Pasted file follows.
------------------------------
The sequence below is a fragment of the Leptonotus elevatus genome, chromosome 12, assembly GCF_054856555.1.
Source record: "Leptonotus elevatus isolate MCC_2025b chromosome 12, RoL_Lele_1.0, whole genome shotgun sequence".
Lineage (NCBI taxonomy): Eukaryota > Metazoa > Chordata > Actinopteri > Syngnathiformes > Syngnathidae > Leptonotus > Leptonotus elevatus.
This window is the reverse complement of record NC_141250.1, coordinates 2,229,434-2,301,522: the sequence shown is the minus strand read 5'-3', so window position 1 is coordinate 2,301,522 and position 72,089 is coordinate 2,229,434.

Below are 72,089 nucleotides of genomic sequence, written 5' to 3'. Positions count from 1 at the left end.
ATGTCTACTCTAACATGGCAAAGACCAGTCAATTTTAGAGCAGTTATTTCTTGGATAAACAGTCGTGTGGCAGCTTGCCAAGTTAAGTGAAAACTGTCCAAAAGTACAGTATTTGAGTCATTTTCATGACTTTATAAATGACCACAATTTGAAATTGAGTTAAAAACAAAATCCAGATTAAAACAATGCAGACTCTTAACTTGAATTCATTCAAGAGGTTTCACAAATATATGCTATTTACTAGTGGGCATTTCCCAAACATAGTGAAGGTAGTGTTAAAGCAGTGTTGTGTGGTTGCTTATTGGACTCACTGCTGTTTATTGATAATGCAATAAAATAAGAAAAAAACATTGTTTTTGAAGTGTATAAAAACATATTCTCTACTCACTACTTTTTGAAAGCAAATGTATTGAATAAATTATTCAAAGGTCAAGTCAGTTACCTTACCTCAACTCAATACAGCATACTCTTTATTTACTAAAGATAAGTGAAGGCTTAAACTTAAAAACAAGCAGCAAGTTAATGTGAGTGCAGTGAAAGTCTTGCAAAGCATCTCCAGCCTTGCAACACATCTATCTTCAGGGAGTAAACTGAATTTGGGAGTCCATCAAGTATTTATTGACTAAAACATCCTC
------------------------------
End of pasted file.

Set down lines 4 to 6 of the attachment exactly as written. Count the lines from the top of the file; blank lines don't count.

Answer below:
This window is the reverse complement of record NC_141250.1, coordinates 2,229,434-2,301,522: the sequence shown is the minus strand read 5'-3', so window position 1 is coordinate 2,301,522 and position 72,089 is coordinate 2,229,434.

Below are 72,089 nucleotides of genomic sequence, written 5' to 3'. Positions count from 1 at the left end.
ATGTCTACTCTAACATGGCAAAGACCAGTCAATTTTAGAGCAGTTATTTCTTGGATAAACAGTCGTGTGGCAGCTTGCCAAGTTAAGTGAAAACTGTCCAAAAGTACAGTATTTGAGTCATTTTCATGACTTTATAAATGACCACAATTTGAAATTGAGTTAAAAACAAAATCCAGATTAAAACAATGCAGACTCTTAACTTGAATTCATTCAAGAGGTTTCACAAATATATGCTATTTACTAGTGGGCATTTCCCAAACATAGTGAAGGTAGTGTTAAAGCAGTGTTGTGTGGTTGCTTATTGGACTCACTGCTGTTTATTGATAATGCAATAAAATAAGAAAAAAACATTGTTTTTGAAGTGTATAAAAACATATTCTCTACTCACTACTTTTTGAAAGCAAATGTATTGAATAAATTATTCAAAGGTCAAGTCAGTTACCTTACCTCAACTCAATACAGCATACTCTTTATTTACTAAAGATAAGTGAAGGCTTAAACTTAAAAACAAGCAGCAAGTTAATGTGAGTGCAGTGAAAGTCTTGCAAAGCATCTCCAGCCTTGCAACACATCTATCTTCAGGGAGTAAACTGAATTTGGGAGTCCATCAAGTATTTATTGACTAAAACATCCTC